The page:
In general, Arabica beans have a milder, sweeter taste than the second most popular coffee bean, Robusta, and usually carry notes of fruit and berries. What fruits and berries accompany the flavor depends on the origin. For instance, Arabica beans from Sumatra oftentimes have hints of rose and dark chocolate. On the other hand, a lot of Arabica blends that come from Kenya have hints of orange blossom, butterscotch, and fig.

While Robusta beans are more bitter, Arabica beans have more of a pronounced acidity. This gives the coffee a somewhat wine-like dimension. Still, when you’re buying Arabica beans, look for a blend that’s not too acidic, as it can dominate the taste in a not-so-pleasant way.

Arabica is less bitter than Robusta because it has lower caffeine content. While Arabica beans contain about 0.8 – 1.4% of caffeine, the percentage doubles with Robusta beans, which contain 1.7- 4% of caffeine.

Arabica on the Market

As we’ve mentioned, Arabica beans are the world’s favorite coffee due to their flavor and quality. This also makes them more expensive than Robusta beans or Arabica-Robusta blends. Another reason that Arabica beans are pricier is that they’re much more sensitive and prone to disease than Robusta, so they take more care and produce a lower yield. This can mainly be attributed to the lower caffeine content in Arabica beans, as caffeine is a natural insect repellent.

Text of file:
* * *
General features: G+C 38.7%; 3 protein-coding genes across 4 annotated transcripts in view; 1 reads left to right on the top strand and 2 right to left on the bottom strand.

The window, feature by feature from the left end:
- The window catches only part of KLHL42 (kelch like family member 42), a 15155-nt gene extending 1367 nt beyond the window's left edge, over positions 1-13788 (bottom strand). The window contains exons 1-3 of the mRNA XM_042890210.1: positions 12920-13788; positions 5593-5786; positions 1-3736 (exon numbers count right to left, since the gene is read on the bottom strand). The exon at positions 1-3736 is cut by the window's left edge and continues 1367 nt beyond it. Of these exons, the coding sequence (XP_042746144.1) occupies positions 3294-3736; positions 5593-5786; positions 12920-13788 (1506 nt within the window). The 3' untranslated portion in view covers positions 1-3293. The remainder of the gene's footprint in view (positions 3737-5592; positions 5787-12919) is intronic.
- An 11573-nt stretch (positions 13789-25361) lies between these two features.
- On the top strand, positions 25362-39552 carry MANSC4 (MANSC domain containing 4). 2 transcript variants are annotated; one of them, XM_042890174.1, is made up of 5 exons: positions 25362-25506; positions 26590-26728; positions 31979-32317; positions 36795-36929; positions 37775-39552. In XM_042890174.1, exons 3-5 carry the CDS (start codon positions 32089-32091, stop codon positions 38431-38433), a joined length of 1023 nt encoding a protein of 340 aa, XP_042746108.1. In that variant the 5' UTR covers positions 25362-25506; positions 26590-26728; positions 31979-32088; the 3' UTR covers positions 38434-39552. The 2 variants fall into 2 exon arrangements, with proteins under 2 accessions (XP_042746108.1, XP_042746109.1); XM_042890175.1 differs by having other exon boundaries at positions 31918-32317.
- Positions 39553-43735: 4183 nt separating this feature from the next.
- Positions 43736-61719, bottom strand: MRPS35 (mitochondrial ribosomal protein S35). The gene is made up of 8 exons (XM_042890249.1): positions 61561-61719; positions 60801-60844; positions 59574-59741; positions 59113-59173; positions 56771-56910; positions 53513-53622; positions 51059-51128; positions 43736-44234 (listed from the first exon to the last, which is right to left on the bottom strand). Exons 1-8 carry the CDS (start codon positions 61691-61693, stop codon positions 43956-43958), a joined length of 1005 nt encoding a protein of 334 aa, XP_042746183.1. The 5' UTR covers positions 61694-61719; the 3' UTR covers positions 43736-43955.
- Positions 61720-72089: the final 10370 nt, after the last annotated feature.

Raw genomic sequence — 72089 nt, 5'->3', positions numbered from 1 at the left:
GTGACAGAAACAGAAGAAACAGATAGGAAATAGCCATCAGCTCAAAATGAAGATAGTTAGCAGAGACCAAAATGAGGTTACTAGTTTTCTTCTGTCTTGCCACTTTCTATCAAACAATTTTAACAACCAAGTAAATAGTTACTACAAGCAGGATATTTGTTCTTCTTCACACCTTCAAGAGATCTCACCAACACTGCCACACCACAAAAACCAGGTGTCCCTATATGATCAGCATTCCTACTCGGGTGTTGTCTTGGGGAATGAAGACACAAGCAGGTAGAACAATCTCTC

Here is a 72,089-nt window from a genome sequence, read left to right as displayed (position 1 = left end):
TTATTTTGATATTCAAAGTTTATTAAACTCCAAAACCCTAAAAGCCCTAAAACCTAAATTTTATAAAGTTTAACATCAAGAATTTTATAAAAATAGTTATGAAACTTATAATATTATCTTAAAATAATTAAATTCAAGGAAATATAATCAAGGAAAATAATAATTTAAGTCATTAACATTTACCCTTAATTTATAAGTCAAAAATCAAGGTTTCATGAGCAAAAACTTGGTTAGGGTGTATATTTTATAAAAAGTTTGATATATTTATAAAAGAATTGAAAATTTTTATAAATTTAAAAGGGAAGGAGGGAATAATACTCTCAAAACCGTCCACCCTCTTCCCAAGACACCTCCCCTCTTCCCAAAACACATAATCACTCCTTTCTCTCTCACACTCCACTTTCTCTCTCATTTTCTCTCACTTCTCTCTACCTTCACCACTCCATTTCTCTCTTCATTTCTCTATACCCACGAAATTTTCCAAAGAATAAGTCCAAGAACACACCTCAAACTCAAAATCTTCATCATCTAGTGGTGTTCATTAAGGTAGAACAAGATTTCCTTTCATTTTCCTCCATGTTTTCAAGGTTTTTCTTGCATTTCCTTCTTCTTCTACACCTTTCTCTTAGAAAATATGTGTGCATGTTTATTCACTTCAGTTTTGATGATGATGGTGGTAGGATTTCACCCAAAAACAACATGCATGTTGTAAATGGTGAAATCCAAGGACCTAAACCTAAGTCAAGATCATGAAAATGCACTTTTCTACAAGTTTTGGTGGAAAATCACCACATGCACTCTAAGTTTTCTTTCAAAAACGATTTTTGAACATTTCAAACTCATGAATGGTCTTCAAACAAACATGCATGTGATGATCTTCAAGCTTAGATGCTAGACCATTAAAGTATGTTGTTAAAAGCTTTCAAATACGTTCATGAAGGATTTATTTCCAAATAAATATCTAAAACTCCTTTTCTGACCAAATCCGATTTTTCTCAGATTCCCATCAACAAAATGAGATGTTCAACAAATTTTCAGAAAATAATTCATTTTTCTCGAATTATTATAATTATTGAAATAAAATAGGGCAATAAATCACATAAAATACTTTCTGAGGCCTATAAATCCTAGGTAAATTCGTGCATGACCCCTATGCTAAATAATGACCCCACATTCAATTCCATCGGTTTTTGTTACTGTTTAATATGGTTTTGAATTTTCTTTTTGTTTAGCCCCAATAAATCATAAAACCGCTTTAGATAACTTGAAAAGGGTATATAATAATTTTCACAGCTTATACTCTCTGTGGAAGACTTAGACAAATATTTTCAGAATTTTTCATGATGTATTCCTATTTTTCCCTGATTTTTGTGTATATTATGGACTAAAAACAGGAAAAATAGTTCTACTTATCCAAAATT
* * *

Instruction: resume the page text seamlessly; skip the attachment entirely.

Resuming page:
Of course, within the Arabica world, there’s also a hierarchy of taste, quality, and price. For instance, the Hawaiian Kona coffee – a special Hawaiian Arabica strain – is one of the most desired and expensive types of bean on the market.

Drinking Arabica

We especially recommend using Arabica beans if you like your coffee black. While sometimes adding a splash of milk can add to the flavor (especially if it’s a dark roast), drinking this coffee black may help you fully appreciate its flavor palette.

2. Coffea Robusta (Coffea Canephora)

Origin and production

The second most popular subspecies of the coffee bean is Coffea robusta or just Robusta. This coffee bean accounts for about 40% of the global coffee market – so, as you’ve probably realized, Arabica and Robusta dominate the global coffee market. It’s also quite adequately named, as it’s robust and resilient to different conditions.